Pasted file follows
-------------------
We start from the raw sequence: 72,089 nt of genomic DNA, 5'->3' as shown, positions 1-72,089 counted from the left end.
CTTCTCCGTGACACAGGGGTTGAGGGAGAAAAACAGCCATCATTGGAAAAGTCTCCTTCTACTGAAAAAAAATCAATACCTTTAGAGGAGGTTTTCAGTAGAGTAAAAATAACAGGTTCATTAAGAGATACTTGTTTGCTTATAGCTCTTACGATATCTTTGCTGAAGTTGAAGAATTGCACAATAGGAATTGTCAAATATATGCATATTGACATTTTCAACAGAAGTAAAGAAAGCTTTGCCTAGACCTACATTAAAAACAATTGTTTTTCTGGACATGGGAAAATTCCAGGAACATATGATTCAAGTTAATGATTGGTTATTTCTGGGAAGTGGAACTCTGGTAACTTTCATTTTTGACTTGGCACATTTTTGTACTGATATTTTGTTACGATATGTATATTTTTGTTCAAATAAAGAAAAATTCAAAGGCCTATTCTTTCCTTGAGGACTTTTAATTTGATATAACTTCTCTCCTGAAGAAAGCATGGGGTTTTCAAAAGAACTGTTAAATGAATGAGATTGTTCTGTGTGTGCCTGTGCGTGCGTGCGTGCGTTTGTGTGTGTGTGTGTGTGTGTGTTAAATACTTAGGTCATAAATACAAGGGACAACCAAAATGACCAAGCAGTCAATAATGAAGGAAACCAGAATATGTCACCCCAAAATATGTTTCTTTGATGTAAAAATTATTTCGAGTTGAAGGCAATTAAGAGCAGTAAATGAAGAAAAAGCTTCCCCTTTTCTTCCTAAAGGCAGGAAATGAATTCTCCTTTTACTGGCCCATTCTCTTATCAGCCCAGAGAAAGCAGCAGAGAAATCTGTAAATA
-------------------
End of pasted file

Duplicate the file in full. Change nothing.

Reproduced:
We start from the raw sequence: 72,089 nt of genomic DNA, 5'->3' as shown, positions 1-72,089 counted from the left end.
CTTCTCCGTGACACAGGGGTTGAGGGAGAAAAACAGCCATCATTGGAAAAGTCTCCTTCTACTGAAAAAAAATCAATACCTTTAGAGGAGGTTTTCAGTAGAGTAAAAATAACAGGTTCATTAAGAGATACTTGTTTGCTTATAGCTCTTACGATATCTTTGCTGAAGTTGAAGAATTGCACAATAGGAATTGTCAAATATATGCATATTGACATTTTCAACAGAAGTAAAGAAAGCTTTGCCTAGACCTACATTAAAAACAATTGTTTTTCTGGACATGGGAAAATTCCAGGAACATATGATTCAAGTTAATGATTGGTTATTTCTGGGAAGTGGAACTCTGGTAACTTTCATTTTTGACTTGGCACATTTTTGTACTGATATTTTGTTACGATATGTATATTTTTGTTCAAATAAAGAAAAATTCAAAGGCCTATTCTTTCCTTGAGGACTTTTAATTTGATATAACTTCTCTCCTGAAGAAAGCATGGGGTTTTCAAAAGAACTGTTAAATGAATGAGATTGTTCTGTGTGTGCCTGTGCGTGCGTGCGTGCGTTTGTGTGTGTGTGTGTGTGTGTGTTAAATACTTAGGTCATAAATACAAGGGACAACCAAAATGACCAAGCAGTCAATAATGAAGGAAACCAGAATATGTCACCCCAAAATATGTTTCTTTGATGTAAAAATTATTTCGAGTTGAAGGCAATTAAGAGCAGTAAATGAAGAAAAAGCTTCCCCTTTTCTTCCTAAAGGCAGGAAATGAATTCTCCTTTTACTGGCCCATTCTCTTATCAGCCCAGAGAAAGCAGCAGAGAAATCTGTAAATA